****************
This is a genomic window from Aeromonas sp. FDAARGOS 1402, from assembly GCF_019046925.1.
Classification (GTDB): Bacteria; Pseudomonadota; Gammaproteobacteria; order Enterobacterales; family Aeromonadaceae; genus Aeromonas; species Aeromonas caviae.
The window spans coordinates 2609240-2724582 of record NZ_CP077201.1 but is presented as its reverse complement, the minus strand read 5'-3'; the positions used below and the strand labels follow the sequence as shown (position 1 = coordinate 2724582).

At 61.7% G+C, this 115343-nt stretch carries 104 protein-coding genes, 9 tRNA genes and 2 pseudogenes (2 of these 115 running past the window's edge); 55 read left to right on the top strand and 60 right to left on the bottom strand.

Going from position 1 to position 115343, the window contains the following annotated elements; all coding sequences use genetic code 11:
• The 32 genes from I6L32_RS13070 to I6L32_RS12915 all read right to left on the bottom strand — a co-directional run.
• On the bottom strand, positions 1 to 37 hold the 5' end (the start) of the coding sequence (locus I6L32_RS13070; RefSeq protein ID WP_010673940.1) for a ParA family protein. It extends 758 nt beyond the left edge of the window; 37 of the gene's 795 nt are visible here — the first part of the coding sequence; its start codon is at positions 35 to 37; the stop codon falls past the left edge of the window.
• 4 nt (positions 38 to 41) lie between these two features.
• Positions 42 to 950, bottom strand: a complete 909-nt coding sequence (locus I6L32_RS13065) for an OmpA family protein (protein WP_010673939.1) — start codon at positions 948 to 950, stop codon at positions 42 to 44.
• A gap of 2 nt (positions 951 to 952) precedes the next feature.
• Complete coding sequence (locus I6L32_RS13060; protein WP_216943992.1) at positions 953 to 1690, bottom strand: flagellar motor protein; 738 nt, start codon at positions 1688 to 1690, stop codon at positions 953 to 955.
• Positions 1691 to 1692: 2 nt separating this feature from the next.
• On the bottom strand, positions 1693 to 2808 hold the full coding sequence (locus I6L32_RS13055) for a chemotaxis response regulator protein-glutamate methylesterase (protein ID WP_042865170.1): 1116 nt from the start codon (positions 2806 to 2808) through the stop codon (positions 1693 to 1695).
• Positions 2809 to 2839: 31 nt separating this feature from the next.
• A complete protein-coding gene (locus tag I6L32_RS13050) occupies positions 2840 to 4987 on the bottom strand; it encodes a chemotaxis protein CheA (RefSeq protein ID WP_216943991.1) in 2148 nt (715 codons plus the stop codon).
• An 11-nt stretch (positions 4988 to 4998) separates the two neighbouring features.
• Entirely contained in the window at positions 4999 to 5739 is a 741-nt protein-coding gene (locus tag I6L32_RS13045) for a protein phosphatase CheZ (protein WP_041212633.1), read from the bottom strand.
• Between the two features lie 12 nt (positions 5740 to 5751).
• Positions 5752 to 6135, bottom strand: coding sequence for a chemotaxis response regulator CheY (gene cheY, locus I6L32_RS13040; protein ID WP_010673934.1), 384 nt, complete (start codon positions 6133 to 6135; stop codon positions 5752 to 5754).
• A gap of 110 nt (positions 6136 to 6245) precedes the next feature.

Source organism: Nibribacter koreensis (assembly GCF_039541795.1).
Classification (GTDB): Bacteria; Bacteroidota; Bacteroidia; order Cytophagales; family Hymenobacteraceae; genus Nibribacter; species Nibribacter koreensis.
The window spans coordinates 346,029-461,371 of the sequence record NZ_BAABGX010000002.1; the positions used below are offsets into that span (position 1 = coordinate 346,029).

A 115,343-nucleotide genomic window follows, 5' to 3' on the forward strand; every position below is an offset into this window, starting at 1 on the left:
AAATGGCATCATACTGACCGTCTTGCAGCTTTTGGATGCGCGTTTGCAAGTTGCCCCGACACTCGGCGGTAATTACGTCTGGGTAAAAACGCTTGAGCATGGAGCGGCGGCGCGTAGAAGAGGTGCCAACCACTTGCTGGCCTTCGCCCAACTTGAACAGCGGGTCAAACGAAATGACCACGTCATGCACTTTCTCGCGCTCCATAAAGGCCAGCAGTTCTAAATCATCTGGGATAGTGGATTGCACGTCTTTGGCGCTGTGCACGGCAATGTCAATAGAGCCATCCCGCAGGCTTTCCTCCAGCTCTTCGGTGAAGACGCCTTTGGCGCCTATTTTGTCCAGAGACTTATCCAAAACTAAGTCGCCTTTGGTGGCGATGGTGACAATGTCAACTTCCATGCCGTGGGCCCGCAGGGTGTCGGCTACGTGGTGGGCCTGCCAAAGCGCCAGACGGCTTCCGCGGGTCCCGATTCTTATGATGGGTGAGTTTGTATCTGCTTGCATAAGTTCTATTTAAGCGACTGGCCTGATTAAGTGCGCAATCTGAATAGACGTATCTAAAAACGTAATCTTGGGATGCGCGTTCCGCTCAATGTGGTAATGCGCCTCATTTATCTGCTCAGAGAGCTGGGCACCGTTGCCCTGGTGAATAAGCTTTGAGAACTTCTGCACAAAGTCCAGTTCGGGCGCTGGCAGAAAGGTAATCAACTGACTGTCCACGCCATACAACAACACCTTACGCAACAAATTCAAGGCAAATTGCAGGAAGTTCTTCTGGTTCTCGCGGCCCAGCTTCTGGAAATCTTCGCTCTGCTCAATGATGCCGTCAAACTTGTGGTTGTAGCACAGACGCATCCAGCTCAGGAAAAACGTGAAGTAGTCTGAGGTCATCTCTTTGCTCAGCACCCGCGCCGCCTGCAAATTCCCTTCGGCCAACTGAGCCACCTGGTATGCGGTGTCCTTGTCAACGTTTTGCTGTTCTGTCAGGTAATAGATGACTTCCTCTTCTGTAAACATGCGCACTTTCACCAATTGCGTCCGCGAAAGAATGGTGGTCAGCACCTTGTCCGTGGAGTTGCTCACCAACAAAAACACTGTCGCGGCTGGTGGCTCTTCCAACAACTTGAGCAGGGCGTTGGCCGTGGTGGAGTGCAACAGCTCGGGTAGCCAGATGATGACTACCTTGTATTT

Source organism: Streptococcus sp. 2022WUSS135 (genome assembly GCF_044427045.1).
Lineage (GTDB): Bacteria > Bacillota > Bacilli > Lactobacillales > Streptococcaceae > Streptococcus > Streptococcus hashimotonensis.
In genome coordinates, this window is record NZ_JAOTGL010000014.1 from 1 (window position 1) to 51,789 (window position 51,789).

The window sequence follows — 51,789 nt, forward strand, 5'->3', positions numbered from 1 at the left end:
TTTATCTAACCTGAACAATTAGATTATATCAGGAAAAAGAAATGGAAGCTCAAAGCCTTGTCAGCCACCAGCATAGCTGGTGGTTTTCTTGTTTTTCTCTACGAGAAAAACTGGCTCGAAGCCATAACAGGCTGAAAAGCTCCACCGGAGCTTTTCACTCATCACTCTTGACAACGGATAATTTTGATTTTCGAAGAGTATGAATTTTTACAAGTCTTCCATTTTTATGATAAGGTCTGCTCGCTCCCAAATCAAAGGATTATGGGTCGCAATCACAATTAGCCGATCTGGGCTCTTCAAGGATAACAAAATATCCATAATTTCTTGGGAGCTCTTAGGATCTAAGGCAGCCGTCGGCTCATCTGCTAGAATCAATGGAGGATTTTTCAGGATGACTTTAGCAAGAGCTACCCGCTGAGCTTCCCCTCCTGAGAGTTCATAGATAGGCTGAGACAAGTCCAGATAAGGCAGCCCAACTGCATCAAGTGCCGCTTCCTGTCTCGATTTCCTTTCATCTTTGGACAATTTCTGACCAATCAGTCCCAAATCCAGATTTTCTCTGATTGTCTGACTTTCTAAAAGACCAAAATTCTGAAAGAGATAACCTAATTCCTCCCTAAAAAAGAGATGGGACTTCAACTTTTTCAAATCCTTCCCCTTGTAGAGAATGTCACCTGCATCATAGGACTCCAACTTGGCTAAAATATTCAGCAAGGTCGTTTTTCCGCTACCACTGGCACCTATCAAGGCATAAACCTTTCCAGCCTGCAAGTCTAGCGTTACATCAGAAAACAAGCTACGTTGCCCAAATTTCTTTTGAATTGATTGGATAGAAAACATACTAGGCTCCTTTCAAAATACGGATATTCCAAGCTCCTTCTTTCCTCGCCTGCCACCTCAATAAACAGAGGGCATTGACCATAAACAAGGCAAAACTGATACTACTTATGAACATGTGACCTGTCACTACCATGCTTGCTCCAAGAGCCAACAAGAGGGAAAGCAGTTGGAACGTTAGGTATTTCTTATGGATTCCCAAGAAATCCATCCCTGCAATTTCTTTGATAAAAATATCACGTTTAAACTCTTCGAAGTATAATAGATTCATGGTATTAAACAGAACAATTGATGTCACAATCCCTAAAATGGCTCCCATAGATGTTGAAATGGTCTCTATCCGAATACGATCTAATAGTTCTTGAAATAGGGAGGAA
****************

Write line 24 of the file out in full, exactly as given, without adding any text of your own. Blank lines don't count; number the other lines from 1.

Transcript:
A 115,343-nucleotide genomic window follows, 5' to 3' on the forward strand; every position below is an offset into this window, starting at 1 on the left: